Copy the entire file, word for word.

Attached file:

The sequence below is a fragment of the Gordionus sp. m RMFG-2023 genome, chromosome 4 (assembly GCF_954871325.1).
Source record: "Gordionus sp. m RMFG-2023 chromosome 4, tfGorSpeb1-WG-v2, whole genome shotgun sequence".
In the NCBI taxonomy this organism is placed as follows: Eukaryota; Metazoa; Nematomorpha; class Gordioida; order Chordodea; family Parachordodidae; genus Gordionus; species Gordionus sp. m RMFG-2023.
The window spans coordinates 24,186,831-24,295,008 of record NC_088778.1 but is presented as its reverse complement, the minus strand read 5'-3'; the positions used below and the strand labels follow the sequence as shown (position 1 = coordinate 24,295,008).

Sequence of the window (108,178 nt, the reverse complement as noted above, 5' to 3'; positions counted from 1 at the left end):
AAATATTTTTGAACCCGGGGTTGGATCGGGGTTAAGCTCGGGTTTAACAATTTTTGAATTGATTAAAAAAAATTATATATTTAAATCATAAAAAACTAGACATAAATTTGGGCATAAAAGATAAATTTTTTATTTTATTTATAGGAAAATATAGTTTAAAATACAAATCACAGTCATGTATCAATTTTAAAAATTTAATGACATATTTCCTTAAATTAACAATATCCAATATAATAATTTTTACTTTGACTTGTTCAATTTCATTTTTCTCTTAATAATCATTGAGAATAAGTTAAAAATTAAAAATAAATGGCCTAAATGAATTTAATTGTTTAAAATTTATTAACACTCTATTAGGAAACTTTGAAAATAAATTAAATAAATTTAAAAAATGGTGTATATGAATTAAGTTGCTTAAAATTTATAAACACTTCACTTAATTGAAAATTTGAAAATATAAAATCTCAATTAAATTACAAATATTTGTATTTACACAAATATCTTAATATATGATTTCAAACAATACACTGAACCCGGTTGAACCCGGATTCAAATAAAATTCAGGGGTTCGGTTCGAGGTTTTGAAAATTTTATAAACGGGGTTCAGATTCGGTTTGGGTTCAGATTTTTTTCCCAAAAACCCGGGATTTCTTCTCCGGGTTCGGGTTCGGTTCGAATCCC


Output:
The sequence below is a fragment of the Gordionus sp. m RMFG-2023 genome, chromosome 4 (assembly GCF_954871325.1).
Source record: "Gordionus sp. m RMFG-2023 chromosome 4, tfGorSpeb1-WG-v2, whole genome shotgun sequence".
In the NCBI taxonomy this organism is placed as follows: Eukaryota; Metazoa; Nematomorpha; class Gordioida; order Chordodea; family Parachordodidae; genus Gordionus; species Gordionus sp. m RMFG-2023.
The window spans coordinates 24,186,831-24,295,008 of record NC_088778.1 but is presented as its reverse complement, the minus strand read 5'-3'; the positions used below and the strand labels follow the sequence as shown (position 1 = coordinate 24,295,008).

Sequence of the window (108,178 nt, the reverse complement as noted above, 5' to 3'; positions counted from 1 at the left end):
AAATATTTTTGAACCCGGGGTTGGATCGGGGTTAAGCTCGGGTTTAACAATTTTTGAATTGATTAAAAAAAATTATATATTTAAATCATAAAAAACTAGACATAAATTTGGGCATAAAAGATAAATTTTTTATTTTATTTATAGGAAAATATAGTTTAAAATACAAATCACAGTCATGTATCAATTTTAAAAATTTAATGACATATTTCCTTAAATTAACAATATCCAATATAATAATTTTTACTTTGACTTGTTCAATTTCATTTTTCTCTTAATAATCATTGAGAATAAGTTAAAAATTAAAAATAAATGGCCTAAATGAATTTAATTGTTTAAAATTTATTAACACTCTATTAGGAAACTTTGAAAATAAATTAAATAAATTTAAAAAATGGTGTATATGAATTAAGTTGCTTAAAATTTATAAACACTTCACTTAATTGAAAATTTGAAAATATAAAATCTCAATTAAATTACAAATATTTGTATTTACACAAATATCTTAATATATGATTTCAAACAATACACTGAACCCGGTTGAACCCGGATTCAAATAAAATTCAGGGGTTCGGTTCGAGGTTTTGAAAATTTTATAAACGGGGTTCAGATTCGGTTTGGGTTCAGATTTTTTTCCCAAAAACCCGGGATTTCTTCTCCGGGTTCGGGTTCGGTTCGAATCCC